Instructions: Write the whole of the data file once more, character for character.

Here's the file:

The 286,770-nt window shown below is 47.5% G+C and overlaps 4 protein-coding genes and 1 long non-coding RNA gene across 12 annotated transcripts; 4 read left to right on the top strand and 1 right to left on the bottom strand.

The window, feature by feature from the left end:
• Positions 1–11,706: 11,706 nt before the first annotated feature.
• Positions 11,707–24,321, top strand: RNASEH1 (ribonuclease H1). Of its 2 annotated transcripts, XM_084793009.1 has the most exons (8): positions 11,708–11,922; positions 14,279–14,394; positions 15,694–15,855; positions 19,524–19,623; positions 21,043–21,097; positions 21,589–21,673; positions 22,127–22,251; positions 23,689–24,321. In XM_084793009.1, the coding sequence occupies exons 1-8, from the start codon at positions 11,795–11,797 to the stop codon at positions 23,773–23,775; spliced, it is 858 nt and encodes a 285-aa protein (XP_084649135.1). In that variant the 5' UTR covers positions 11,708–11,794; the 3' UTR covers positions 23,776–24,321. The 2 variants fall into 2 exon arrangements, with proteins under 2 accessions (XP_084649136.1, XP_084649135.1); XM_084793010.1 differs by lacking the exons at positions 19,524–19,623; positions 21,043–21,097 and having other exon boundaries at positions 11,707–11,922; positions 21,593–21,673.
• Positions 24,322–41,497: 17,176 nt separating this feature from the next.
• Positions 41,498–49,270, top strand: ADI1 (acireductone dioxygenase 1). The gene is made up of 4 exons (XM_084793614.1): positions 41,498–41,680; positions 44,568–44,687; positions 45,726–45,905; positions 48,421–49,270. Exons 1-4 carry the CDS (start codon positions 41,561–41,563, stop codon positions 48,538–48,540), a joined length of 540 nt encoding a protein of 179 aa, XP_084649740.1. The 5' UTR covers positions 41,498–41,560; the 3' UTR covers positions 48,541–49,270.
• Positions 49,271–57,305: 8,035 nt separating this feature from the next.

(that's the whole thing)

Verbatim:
The 286,770-nt window shown below is 47.5% G+C and overlaps 4 protein-coding genes and 1 long non-coding RNA gene across 12 annotated transcripts; 4 read left to right on the top strand and 1 right to left on the bottom strand.

The window, feature by feature from the left end:
• Positions 1–11,706: 11,706 nt before the first annotated feature.
• Positions 11,707–24,321, top strand: RNASEH1 (ribonuclease H1). Of its 2 annotated transcripts, XM_084793009.1 has the most exons (8): positions 11,708–11,922; positions 14,279–14,394; positions 15,694–15,855; positions 19,524–19,623; positions 21,043–21,097; positions 21,589–21,673; positions 22,127–22,251; positions 23,689–24,321. In XM_084793009.1, the coding sequence occupies exons 1-8, from the start codon at positions 11,795–11,797 to the stop codon at positions 23,773–23,775; spliced, it is 858 nt and encodes a 285-aa protein (XP_084649135.1). In that variant the 5' UTR covers positions 11,708–11,794; the 3' UTR covers positions 23,776–24,321. The 2 variants fall into 2 exon arrangements, with proteins under 2 accessions (XP_084649136.1, XP_084649135.1); XM_084793010.1 differs by lacking the exons at positions 19,524–19,623; positions 21,043–21,097 and having other exon boundaries at positions 11,707–11,922; positions 21,593–21,673.
• Positions 24,322–41,497: 17,176 nt separating this feature from the next.
• Positions 41,498–49,270, top strand: ADI1 (acireductone dioxygenase 1). The gene is made up of 4 exons (XM_084793614.1): positions 41,498–41,680; positions 44,568–44,687; positions 45,726–45,905; positions 48,421–49,270. Exons 1-4 carry the CDS (start codon positions 41,561–41,563, stop codon positions 48,538–48,540), a joined length of 540 nt encoding a protein of 179 aa, XP_084649740.1. The 5' UTR covers positions 41,498–41,560; the 3' UTR covers positions 48,541–49,270.
• Positions 49,271–57,305: 8,035 nt separating this feature from the next.